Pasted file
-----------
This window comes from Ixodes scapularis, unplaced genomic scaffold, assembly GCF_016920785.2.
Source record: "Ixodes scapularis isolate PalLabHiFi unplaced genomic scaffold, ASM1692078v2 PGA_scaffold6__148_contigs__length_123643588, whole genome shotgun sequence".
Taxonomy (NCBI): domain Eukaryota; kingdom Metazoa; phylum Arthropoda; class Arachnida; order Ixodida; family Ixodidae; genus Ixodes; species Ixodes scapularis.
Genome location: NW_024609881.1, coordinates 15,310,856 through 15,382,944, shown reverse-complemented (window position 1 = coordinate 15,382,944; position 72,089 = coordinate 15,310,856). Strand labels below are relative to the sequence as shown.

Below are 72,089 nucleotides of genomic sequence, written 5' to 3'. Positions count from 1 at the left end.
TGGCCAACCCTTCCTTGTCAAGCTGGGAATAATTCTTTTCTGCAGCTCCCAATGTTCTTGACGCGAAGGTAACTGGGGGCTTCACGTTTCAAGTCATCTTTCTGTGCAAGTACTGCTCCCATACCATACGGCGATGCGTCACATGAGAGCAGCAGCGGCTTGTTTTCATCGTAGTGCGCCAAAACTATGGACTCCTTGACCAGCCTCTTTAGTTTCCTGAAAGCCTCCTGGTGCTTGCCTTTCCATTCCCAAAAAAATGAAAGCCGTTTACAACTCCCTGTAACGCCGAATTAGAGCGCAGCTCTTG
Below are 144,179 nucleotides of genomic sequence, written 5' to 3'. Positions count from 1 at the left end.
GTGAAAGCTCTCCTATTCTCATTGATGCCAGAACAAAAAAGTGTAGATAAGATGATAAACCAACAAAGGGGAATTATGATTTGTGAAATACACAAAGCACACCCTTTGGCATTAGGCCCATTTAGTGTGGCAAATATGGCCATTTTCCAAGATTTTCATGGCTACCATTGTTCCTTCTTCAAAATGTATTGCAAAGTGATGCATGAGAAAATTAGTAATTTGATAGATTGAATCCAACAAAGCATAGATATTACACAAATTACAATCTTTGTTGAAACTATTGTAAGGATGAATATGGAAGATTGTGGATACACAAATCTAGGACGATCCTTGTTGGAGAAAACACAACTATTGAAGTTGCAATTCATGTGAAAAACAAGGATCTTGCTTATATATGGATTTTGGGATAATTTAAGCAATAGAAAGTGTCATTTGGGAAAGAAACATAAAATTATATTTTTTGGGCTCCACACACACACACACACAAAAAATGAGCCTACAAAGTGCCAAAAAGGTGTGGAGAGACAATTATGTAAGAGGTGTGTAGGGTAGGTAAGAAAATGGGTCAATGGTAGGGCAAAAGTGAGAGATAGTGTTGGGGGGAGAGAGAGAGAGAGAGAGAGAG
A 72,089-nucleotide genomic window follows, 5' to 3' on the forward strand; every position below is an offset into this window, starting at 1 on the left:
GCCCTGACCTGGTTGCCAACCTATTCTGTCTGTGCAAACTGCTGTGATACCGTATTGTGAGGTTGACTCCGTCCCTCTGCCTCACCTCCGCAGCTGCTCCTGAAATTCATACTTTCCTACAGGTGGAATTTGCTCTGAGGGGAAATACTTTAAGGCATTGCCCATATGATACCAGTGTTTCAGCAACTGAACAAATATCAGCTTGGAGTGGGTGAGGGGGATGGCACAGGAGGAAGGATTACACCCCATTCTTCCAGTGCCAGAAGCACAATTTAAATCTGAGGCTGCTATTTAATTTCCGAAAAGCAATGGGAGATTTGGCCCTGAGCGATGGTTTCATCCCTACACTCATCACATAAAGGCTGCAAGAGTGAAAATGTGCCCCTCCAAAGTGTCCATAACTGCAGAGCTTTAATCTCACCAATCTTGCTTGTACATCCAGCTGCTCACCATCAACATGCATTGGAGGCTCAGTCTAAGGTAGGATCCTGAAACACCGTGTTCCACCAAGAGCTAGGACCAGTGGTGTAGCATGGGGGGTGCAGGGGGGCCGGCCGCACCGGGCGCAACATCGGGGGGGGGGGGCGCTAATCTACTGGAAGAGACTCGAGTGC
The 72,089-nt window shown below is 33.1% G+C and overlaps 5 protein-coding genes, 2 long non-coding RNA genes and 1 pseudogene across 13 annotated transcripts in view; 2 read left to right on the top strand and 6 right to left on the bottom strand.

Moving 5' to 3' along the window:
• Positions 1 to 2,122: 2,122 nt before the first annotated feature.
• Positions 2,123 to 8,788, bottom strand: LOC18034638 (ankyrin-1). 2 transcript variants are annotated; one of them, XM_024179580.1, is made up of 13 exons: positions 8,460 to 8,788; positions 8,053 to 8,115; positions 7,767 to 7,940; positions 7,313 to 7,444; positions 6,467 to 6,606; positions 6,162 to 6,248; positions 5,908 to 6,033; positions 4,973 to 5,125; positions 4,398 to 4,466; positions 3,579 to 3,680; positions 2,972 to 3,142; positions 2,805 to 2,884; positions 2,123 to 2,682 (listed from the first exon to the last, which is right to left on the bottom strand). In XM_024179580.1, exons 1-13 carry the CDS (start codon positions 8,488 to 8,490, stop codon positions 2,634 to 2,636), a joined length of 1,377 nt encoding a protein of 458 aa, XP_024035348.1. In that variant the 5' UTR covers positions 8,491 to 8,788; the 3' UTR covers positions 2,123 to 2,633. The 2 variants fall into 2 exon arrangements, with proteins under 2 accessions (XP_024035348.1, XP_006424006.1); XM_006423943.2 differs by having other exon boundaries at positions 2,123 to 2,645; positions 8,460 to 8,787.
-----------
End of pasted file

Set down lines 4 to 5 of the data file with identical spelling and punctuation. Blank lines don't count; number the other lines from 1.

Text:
Genome location: NW_024609881.1, coordinates 15,310,856 through 15,382,944, shown reverse-complemented (window position 1 = coordinate 15,382,944; position 72,089 = coordinate 15,310,856). Strand labels below are relative to the sequence as shown.

Below are 72,089 nucleotides of genomic sequence, written 5' to 3'. Positions count from 1 at the left end.